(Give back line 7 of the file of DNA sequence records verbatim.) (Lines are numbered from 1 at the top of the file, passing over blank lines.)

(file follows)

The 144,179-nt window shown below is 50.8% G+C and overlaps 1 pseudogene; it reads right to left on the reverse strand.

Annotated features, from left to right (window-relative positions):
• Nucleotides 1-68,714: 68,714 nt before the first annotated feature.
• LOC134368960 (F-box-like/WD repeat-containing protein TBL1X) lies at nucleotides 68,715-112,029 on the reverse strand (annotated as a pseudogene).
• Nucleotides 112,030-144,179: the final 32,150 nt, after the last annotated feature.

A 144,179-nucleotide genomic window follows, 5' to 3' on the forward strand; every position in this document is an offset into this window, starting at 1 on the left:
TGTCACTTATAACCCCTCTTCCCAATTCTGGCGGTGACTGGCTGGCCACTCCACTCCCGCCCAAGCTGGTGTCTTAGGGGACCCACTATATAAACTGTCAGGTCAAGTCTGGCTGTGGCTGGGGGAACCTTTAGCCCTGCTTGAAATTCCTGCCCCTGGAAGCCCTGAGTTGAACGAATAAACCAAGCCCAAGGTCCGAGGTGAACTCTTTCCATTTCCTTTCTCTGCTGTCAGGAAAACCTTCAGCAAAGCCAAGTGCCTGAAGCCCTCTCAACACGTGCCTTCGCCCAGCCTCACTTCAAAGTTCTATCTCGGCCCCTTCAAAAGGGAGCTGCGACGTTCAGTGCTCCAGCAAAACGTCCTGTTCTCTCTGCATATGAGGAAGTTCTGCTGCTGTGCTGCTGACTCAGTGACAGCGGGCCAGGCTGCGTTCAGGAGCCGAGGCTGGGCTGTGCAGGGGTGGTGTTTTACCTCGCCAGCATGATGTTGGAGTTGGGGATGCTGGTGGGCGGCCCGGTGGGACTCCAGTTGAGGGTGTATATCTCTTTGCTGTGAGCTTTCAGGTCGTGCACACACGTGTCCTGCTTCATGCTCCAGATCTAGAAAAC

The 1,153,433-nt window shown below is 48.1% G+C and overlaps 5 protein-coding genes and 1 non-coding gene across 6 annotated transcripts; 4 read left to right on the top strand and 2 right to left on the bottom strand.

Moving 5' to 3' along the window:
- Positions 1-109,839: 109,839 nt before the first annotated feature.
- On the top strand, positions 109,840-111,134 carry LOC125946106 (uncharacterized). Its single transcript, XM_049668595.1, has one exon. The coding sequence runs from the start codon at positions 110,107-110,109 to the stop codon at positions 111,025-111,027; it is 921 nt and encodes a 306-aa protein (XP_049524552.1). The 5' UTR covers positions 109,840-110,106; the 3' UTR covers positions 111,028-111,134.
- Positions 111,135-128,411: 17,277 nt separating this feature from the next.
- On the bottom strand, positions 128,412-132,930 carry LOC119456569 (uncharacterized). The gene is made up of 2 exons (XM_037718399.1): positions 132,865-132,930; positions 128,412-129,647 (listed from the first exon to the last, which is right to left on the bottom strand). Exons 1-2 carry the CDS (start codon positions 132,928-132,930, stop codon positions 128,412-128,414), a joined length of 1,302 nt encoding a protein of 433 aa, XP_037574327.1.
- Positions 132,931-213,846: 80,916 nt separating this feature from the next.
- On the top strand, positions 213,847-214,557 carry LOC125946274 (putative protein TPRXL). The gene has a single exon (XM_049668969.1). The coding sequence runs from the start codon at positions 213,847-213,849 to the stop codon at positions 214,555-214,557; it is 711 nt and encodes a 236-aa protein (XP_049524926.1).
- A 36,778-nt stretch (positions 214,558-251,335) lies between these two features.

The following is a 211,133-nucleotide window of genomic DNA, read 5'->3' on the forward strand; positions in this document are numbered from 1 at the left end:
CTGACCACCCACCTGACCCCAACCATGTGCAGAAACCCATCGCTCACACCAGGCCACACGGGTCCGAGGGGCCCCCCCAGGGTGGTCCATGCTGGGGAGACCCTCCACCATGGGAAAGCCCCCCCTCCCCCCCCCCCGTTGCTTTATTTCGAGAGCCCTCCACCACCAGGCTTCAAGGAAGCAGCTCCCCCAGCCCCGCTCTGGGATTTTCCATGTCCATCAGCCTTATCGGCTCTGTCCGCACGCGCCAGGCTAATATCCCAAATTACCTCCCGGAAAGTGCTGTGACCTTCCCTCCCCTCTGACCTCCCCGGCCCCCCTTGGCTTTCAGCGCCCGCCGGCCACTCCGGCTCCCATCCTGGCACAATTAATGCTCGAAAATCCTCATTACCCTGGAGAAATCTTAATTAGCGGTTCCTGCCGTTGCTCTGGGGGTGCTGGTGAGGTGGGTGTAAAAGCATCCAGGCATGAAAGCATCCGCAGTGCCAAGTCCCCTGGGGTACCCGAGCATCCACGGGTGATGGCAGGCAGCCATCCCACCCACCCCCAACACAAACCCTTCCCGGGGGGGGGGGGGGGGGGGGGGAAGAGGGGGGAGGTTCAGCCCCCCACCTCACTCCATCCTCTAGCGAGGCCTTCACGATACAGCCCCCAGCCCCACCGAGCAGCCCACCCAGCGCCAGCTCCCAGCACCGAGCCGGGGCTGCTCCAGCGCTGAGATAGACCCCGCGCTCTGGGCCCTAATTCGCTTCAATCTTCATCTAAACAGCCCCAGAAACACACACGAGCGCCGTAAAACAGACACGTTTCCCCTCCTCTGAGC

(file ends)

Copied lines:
TGTCACTTATAACCCCTCTTCCCAATTCTGGCGGTGACTGGCTGGCCACTCCACTCCCGCCCAAGCTGGTGTCTTAGGGGACCCACTATATAAACTGTCAGGTCAAGTCTGGCTGTGGCTGGGGGAACCTTTAGCCCTGCTTGAAATTCCTGCCCCTGGAAGCCCTGAGTTGAACGAATAAACCAAGCCCAAGGTCCGAGGTGAACTCTTTCCATTTCCTTTCTCTGCTGTCAGGAAAACCTTCAGCAAAGCCAAGTGCCTGAAGCCCTCTCAACACGTGCCTTCGCCCAGCCTCACTTCAAAGTTCTATCTCGGCCCCTTCAAAAGGGAGCTGCGACGTTCAGTGCTCCAGCAAAACGTCCTGTTCTCTCTGCATATGAGGAAGTTCTGCTGCTGTGCTGCTGACTCAGTGACAGCGGGCCAGGCTGCGTTCAGGAGCCGAGGCTGGGCTGTGCAGGGGTGGTGTTTTACCTCGCCAGCATGATGTTGGAGTTGGGGATGCTGGTGGGCGGCCCGGTGGGACTCCAGTTGAGGGTGTATATCTCTTTGCTGTGAGCTTTCAGGTCGTGCACACACGTGTCCTGCTTCATGCTCCAGATCTAGAAAAC